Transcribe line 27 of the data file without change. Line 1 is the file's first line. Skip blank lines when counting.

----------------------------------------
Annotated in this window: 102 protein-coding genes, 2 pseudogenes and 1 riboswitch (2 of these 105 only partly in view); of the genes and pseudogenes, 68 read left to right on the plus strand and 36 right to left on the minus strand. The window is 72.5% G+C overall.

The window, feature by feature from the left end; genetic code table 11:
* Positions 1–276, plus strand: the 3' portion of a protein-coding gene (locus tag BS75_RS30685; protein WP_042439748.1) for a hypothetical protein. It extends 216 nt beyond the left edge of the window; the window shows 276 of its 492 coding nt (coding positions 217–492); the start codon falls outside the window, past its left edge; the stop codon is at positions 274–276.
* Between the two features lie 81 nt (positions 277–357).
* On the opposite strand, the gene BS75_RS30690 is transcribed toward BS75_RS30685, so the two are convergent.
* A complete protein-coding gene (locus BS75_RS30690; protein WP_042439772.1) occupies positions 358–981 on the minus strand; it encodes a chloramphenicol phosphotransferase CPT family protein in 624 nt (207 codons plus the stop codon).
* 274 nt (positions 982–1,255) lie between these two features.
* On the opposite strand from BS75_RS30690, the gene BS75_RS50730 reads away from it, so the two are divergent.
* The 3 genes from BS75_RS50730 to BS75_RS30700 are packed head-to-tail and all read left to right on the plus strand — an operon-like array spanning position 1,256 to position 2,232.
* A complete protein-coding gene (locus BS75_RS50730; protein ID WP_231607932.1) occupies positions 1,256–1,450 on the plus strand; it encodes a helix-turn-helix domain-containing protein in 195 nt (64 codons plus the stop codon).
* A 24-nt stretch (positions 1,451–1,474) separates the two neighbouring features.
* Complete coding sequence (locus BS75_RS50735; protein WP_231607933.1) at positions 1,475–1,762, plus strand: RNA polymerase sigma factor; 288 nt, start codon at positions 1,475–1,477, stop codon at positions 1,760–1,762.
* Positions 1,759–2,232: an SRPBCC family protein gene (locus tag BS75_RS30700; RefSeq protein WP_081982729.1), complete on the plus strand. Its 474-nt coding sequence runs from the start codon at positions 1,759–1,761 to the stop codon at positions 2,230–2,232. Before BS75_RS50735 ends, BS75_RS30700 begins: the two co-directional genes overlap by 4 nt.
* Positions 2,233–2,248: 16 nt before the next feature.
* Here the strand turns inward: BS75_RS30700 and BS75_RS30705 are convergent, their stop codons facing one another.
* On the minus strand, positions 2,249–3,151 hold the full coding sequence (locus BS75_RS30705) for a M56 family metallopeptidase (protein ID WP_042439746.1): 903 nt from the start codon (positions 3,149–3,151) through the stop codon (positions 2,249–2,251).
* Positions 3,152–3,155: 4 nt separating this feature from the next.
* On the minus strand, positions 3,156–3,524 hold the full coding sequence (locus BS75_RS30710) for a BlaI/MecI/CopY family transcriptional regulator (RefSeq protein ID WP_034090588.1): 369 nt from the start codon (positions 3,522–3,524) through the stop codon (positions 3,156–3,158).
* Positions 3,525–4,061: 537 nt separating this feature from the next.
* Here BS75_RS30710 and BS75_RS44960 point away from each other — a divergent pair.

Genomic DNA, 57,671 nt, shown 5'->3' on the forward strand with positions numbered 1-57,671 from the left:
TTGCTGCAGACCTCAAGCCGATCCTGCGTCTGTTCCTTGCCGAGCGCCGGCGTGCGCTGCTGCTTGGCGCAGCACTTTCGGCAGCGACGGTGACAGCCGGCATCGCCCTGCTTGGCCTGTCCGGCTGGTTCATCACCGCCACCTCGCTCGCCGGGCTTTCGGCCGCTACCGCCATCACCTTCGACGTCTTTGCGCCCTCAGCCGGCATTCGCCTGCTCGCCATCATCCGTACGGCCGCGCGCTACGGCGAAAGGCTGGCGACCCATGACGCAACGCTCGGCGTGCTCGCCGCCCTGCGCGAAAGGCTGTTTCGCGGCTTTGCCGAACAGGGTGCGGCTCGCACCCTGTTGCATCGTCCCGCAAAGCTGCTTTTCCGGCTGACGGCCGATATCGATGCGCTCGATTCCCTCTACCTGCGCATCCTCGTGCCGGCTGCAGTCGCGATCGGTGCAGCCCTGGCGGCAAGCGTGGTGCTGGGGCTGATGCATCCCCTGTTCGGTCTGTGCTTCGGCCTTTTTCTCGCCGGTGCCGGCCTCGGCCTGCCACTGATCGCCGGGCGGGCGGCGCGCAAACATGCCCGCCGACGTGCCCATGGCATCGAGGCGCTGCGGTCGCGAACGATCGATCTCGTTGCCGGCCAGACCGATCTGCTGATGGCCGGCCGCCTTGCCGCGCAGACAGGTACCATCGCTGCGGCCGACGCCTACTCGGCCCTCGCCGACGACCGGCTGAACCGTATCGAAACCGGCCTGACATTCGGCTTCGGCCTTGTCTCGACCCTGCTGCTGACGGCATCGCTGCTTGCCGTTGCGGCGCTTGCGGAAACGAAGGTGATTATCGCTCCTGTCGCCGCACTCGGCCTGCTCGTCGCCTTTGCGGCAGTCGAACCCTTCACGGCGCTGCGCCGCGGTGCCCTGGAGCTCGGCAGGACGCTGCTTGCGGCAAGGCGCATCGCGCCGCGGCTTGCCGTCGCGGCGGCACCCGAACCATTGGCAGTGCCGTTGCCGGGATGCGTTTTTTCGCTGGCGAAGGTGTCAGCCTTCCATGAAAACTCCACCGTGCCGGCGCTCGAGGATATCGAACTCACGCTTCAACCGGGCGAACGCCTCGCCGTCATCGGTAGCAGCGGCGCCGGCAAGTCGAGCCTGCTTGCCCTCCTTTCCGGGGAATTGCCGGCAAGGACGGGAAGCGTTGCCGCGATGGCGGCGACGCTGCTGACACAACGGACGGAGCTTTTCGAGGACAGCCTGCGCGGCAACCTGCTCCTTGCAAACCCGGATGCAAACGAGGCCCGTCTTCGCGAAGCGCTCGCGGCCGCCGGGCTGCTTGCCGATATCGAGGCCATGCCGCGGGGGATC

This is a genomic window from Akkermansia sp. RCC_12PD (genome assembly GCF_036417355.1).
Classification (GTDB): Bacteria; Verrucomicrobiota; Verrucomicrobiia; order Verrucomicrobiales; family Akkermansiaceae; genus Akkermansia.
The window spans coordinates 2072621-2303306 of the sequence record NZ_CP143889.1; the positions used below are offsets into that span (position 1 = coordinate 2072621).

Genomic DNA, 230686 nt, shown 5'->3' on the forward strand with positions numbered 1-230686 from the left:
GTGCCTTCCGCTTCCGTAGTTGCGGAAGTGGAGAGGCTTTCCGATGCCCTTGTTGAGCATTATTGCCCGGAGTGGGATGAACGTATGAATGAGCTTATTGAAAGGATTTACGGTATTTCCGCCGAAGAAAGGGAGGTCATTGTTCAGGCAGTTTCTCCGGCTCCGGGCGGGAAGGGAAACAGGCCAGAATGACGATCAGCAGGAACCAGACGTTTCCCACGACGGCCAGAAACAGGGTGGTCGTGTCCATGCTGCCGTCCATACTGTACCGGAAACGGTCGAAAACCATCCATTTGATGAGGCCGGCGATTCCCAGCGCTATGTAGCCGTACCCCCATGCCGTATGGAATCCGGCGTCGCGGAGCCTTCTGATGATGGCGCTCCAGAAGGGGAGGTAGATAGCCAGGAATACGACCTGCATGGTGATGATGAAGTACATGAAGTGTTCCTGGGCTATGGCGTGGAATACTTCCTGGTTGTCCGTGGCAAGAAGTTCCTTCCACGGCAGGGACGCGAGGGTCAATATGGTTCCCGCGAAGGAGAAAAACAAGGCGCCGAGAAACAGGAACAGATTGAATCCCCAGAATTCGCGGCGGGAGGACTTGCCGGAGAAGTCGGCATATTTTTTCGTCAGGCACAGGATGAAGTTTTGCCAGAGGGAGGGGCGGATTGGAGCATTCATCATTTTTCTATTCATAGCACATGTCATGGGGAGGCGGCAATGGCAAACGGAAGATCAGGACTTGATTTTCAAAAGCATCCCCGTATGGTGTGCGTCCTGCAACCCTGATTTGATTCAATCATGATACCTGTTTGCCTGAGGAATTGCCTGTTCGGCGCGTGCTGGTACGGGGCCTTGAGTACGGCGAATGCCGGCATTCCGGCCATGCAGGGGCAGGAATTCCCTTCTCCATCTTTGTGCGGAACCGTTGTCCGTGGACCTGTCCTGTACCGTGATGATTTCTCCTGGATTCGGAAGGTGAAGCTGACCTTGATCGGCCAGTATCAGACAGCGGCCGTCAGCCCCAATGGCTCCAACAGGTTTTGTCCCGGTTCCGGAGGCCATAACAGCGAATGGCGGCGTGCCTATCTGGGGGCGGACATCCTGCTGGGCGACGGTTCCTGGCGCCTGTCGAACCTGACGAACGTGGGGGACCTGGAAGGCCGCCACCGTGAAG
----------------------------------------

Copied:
GTGCCTTCCGCTTCCGTAGTTGCGGAAGTGGAGAGGCTTTCCGATGCCCTTGTTGAGCATTATTGCCCGGAGTGGGATGAACGTATGAATGAGCTTATTGAAAGGATTTACGGTATTTCCGCCGAAGAAAGGGAGGTCATTGTTCAGGCAGTTTCTCCGGCTCCGGGCGGGAAGGGAAACAGGCCAGAATGACGATCAGCAGGAACCAGACGTTTCCCACGACGGCCAGAAACAGGGTGGTCGTGTCCATGCTGCCGTCCATACTGTACCGGAAACGGTCGAAAACCATCCATTTGATGAGGCCGGCGATTCCCAGCGCTATGTAGCCGTACCCCCATGCCGTATGGAATCCGGCGTCGCGGAGCCTTCTGATGATGGCGCTCCAGAAGGGGAGGTAGATAGCCAGGAATACGACCTGCATGGTGATGATGAAGTACATGAAGTGTTCCTGGGCTATGGCGTGGAATACTTCCTGGTTGTCCGTGGCAAGAAGTTCCTTCCACGGCAGGGACGCGAGGGTCAATATGGTTCCCGCGAAGGAGAAAAACAAGGCGCCGAGAAACAGGAACAGATTGAATCCCCAGAATTCGCGGCGGGAGGACTTGCCGGAGAAGTCGGCATATTTTTTCGTCAGGCACAGGATGAAGTTTTGCCAGAGGGAGGGGCGGATTGGAGCATTCATCATTTTTCTATTCATAGCACATGTCATGGGGAGGCGGCAATGGCAAACGGAAGATCAGGACTTGATTTTCAAAAGCATCCCCGTATGGTGTGCGTCCTGCAACCCTGATTTGATTCAATCATGATACCTGTTTGCCTGAGGAATTGCCTGTTCGGCGCGTGCTGGTACGGGGCCTTGAGTACGGCGAATGCCGGCATTCCGGCCATGCAGGGGCAGGAATTCCCTTCTCCATCTTTGTGCGGAACCGTTGTCCGTGGACCTGTCCTGTACCGTGATGATTTCTCCTGGATTCGGAAGGTGAAGCTGACCTTGATCGGCCAGTATCAGACAGCGGCCGTCAGCCCCAATGGCTCCAACAGGTTTTGTCCCGGTTCCGGAGGCCATAACAGCGAATGGCGGCGTGCCTATCTGGGGGCGGACATCCTGCTGGGCGACGGTTCCTGGCGCCTGTCGAACCTGACGAACGTGGGGGACCTGGAAGGCCGCCACCGTGAAG